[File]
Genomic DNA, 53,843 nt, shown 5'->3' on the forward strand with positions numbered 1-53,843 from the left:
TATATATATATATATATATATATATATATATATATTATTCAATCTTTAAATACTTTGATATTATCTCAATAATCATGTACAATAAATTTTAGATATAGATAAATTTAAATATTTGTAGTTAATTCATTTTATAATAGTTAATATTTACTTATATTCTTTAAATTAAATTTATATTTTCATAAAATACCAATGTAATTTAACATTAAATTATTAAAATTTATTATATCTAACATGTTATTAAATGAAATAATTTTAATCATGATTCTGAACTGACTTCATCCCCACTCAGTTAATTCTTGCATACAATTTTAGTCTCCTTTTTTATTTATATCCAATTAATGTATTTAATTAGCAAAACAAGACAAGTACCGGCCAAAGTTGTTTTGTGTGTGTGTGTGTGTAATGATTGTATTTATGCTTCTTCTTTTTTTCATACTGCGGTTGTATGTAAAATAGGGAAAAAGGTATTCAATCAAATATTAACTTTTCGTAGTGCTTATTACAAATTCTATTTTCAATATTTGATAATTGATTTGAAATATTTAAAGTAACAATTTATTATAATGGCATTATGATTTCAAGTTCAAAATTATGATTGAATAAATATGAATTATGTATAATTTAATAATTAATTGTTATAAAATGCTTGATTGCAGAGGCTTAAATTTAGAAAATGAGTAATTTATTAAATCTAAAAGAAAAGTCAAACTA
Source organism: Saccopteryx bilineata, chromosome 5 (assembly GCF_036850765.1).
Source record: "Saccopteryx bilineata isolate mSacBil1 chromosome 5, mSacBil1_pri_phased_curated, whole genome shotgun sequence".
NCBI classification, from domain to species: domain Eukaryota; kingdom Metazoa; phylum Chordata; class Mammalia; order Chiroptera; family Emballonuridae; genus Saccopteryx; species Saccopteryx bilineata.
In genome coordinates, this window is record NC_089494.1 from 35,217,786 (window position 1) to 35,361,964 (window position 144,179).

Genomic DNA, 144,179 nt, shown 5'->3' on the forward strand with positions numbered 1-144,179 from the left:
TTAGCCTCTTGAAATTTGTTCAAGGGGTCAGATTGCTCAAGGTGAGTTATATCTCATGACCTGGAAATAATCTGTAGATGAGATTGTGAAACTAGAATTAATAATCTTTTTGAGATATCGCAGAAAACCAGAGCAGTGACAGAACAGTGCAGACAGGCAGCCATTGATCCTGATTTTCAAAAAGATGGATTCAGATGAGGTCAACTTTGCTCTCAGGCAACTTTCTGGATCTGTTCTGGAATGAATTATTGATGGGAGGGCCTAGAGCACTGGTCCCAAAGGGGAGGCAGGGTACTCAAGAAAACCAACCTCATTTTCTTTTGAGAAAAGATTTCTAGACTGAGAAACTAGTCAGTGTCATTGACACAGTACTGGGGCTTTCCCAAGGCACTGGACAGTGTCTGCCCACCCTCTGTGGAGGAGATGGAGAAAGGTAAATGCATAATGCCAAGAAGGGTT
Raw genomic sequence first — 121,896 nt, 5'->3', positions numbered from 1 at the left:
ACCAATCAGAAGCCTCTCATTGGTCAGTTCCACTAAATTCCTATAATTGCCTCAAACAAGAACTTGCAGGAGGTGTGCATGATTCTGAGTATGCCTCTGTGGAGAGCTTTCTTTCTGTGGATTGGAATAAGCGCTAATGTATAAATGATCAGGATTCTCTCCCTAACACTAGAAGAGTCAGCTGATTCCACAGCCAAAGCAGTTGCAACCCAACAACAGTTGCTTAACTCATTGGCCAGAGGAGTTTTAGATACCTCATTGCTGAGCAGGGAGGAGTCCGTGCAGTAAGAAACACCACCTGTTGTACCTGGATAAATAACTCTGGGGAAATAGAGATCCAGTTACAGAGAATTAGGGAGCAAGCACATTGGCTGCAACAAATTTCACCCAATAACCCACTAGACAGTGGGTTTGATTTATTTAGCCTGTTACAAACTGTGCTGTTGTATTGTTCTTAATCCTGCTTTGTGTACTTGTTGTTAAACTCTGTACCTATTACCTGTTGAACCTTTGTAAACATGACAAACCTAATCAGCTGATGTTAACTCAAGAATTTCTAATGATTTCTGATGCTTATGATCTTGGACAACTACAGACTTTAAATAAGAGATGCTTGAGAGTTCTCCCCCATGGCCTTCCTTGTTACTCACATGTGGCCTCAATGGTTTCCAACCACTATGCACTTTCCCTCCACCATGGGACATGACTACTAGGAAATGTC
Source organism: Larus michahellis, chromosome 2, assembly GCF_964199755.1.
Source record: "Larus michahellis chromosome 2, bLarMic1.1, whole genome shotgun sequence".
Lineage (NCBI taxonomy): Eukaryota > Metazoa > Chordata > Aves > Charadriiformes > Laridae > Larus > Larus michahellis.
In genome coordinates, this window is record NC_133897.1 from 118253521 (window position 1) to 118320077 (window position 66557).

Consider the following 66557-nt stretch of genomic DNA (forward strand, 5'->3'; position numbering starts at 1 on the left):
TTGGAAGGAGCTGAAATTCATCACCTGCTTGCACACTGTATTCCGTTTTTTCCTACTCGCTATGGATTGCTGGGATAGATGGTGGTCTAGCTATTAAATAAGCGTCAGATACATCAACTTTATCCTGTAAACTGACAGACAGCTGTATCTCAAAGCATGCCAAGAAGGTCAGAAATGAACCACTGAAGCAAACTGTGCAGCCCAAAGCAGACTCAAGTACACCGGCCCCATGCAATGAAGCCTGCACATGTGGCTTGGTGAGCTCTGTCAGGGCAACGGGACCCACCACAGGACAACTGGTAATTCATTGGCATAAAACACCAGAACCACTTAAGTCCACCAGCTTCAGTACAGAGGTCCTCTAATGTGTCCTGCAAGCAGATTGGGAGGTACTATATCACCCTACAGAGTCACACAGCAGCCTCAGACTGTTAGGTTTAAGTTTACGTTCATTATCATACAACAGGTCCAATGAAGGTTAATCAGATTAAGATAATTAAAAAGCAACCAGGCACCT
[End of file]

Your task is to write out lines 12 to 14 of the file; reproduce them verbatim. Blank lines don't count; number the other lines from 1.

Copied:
Source record: "Larus michahellis chromosome 2, bLarMic1.1, whole genome shotgun sequence".
Lineage (NCBI taxonomy): Eukaryota > Metazoa > Chordata > Aves > Charadriiformes > Laridae > Larus > Larus michahellis.
In genome coordinates, this window is record NC_133897.1 from 118253521 (window position 1) to 118320077 (window position 66557).